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Digital Technology in Orthodontics

By June 29, 2021September 2nd, 2021No Comments

Digital Technology in Orthodontics

I think we can agree that the events in 2020 jump started the digital transition in orthodontics from the early adopter phase, to likely the early majority phase, not only for our practices but definitely for our patients as well. Patients have seen the convenience of what technology can do for them in their lives as it relates to appointments and activities that take up a lot of time and are inconvenient to their schedule. Now, consumers are seeking out efficiencies in many aspects of their lives, including the convenience for any appointments they have that can be converted to a digital experience and save them time. Time to get off of work or school, drive to their appointment and then the time it takes to resume back to their life and responsibilities.
For practices that didn’t fully adopt the digital opportunities and virtual patient monitoring into their business, but simply used it as a band aide to survive during COVID-19 closures and restrictions, and then resorted back to what they’ve always done, will not see the growth of those practices that truly pivoted and looked at their service to their patients through a different lens. This was a perfect time to be able to take a step back from your practice and look at everything from a whole new perspective. How to not only make changes that are more flexible for your patients, but also changes that are more flexible for you, your schedule, your staff, and your work/life balance. And not just from the financial perspective, but from the staff retention perspective, from the perspective of the community you have built your practice in, from the perspective of your patients.
Saying you want to make changes and committing to making them happen are two very different perspectives and take two very different amounts of energy. You have to make decisions and be purposeful about implementing changes, you have to keep your eye on the goal, on the objective and not get distracted. I have clients that actually saw a 37% increase in starts and production in 2020 or a 24% increase or an 18% increase. These are remarkable numbers during a year that saw such significant restrictions and closures to our industry. These practices pivoted, recalibrated their systems, services and processes and partnered with my firm to understand how to fully capitalize on every opportunity available to maximize the service to their patients and their practice growth.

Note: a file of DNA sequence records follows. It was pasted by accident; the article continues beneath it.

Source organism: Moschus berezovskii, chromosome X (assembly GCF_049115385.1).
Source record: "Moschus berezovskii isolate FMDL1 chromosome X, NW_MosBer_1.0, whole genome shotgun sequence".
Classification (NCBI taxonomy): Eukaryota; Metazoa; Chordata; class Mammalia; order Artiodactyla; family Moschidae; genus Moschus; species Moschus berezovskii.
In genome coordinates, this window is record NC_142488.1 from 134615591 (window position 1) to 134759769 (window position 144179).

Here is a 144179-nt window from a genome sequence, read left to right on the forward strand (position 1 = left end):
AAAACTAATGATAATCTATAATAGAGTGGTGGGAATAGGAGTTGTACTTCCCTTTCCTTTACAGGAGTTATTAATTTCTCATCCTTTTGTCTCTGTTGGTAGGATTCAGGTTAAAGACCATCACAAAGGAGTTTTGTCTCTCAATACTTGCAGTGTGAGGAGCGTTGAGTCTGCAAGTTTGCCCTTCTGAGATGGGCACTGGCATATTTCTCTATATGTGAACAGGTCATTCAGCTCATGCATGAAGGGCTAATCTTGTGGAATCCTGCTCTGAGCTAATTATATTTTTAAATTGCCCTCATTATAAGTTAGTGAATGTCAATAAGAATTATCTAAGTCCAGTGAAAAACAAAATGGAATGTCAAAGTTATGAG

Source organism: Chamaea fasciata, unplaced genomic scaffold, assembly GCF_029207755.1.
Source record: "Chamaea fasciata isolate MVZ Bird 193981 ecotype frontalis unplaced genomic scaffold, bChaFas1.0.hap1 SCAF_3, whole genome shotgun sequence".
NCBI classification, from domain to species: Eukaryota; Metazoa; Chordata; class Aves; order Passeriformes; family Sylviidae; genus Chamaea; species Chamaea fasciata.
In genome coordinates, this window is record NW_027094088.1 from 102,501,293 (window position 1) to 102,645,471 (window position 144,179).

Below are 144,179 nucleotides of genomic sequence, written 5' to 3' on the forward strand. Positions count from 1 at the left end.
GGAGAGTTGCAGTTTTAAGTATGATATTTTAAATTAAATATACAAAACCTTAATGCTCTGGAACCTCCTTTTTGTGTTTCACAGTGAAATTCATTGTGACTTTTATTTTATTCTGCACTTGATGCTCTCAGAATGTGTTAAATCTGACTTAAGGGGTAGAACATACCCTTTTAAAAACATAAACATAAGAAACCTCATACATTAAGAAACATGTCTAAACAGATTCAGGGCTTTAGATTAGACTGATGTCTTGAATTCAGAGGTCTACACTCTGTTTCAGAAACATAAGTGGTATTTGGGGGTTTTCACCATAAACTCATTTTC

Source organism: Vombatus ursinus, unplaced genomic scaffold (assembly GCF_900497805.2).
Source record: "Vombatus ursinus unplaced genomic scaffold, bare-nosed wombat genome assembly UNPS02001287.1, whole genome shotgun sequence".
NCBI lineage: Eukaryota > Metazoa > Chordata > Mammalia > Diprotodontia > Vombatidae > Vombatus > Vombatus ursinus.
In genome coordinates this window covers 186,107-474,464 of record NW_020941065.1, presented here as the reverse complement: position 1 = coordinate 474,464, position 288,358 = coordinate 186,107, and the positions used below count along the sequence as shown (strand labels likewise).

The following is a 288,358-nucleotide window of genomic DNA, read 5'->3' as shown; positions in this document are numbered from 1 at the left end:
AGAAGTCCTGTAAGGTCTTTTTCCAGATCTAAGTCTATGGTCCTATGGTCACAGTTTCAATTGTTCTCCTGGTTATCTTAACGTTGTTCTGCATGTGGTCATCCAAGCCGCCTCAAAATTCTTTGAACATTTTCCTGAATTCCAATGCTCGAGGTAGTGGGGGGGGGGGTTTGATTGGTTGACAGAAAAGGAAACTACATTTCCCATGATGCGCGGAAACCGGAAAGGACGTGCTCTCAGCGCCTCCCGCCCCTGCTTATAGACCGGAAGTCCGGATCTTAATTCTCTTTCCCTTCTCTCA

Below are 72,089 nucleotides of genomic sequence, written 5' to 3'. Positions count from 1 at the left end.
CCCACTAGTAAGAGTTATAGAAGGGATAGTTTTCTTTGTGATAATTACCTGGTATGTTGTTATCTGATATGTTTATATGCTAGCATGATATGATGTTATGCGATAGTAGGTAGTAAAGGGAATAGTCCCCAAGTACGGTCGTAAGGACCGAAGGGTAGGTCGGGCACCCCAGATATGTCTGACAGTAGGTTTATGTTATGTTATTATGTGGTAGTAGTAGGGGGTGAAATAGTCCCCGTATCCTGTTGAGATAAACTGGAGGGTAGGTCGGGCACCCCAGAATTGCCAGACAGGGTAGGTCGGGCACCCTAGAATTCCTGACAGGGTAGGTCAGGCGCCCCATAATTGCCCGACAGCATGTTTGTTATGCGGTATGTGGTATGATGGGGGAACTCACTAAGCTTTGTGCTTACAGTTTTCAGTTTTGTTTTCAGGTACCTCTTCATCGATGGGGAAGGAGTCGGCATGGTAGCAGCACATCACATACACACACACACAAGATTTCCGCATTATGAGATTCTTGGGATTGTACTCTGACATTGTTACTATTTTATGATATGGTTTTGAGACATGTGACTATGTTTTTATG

Internal to our practices, seeing the value in transitioning chairside technicians to becoming digital assistants and understanding the benefits to that training and skillset is becoming particularly important. This role has come to fruition quickly over this past year. The skill set needed to be able to make this transition successful is not that much different, however you do need to have someone in this position that also has the ability to connect with patients in a different manner. There is limited live contact with these patients; your digital technicians need to have the ability to connect with your patients virtually, to hear them differently and be able to solve their concerns. It’s definitely been a role that has been difficult to embrace prior to what last year forced us into. We need to embrace what we’ve learned and what is available to us as employers. Not to simply look at these options and possibilities as a band aide until it’s not needed anymore. When you have a trusted team member, you have an amazing resource in a virtual assistant. I’ve seen team members that are so vested and dedicated that they’re in consistent contact with patients, even after-hours, and fully utilizing their ability as a virtual assistant. It takes organization of what they are monitoring, what they are reporting on and when. Clarity in what the doctor expects and what the team member is willing and committed to. When this is done well, there’s a remarkable opportunity for the practice to serve their patients without the team member even having to come into the office.
The need for more digital technologies in our practices as it relates to the patient experience has come quick. We are not talking about digital record keeping or technologies that help us internally to our practice. We are focusing on the technologies available to promote and market our practice to the community of patients that are now hungrier for anything that will benefit them and maximize their time. You have tools, such as Dental Monitoring, available to you now and you can use them to attract a broader set of patients. Patients to see value in and request ‘appointments on demand’ and the ability for the practice to monitor their treatment on a weekly basis is a powerful digital tool for your practice to provide – where is your practice on the digital transformation bell curve?
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